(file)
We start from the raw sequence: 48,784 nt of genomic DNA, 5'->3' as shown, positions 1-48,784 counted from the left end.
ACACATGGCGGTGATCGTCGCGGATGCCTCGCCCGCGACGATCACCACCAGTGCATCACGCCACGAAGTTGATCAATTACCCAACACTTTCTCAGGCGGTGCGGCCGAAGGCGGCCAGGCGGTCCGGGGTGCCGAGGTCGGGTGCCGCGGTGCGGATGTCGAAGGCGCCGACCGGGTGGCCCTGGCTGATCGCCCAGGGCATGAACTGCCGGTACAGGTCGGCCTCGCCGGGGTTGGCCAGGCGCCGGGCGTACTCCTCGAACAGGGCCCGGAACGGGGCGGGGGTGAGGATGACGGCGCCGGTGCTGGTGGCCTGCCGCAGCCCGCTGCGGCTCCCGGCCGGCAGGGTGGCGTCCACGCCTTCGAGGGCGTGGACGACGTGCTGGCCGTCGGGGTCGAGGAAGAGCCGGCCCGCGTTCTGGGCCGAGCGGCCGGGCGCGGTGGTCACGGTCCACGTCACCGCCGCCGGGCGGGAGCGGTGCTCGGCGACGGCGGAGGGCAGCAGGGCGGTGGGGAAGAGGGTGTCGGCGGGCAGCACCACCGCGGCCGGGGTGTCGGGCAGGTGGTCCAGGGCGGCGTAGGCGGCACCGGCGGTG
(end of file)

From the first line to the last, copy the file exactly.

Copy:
We start from the raw sequence: 48,784 nt of genomic DNA, 5'->3' as shown, positions 1-48,784 counted from the left end.
ACACATGGCGGTGATCGTCGCGGATGCCTCGCCCGCGACGATCACCACCAGTGCATCACGCCACGAAGTTGATCAATTACCCAACACTTTCTCAGGCGGTGCGGCCGAAGGCGGCCAGGCGGTCCGGGGTGCCGAGGTCGGGTGCCGCGGTGCGGATGTCGAAGGCGCCGACCGGGTGGCCCTGGCTGATCGCCCAGGGCATGAACTGCCGGTACAGGTCGGCCTCGCCGGGGTTGGCCAGGCGCCGGGCGTACTCCTCGAACAGGGCCCGGAACGGGGCGGGGGTGAGGATGACGGCGCCGGTGCTGGTGGCCTGCCGCAGCCCGCTGCGGCTCCCGGCCGGCAGGGTGGCGTCCACGCCTTCGAGGGCGTGGACGACGTGCTGGCCGTCGGGGTCGAGGAAGAGCCGGCCCGCGTTCTGGGCCGAGCGGCCGGGCGCGGTGGTCACGGTCCACGTCACCGCCGCCGGGCGGGAGCGGTGCTCGGCGACGGCGGAGGGCAGCAGGGCGGTGGGGAAGAGGGTGTCGGCGGGCAGCACCACCGCGGCCGGGGTGTCGGGCAGGTGGTCCAGGGCGGCGTAGGCGGCACCGGCGGTG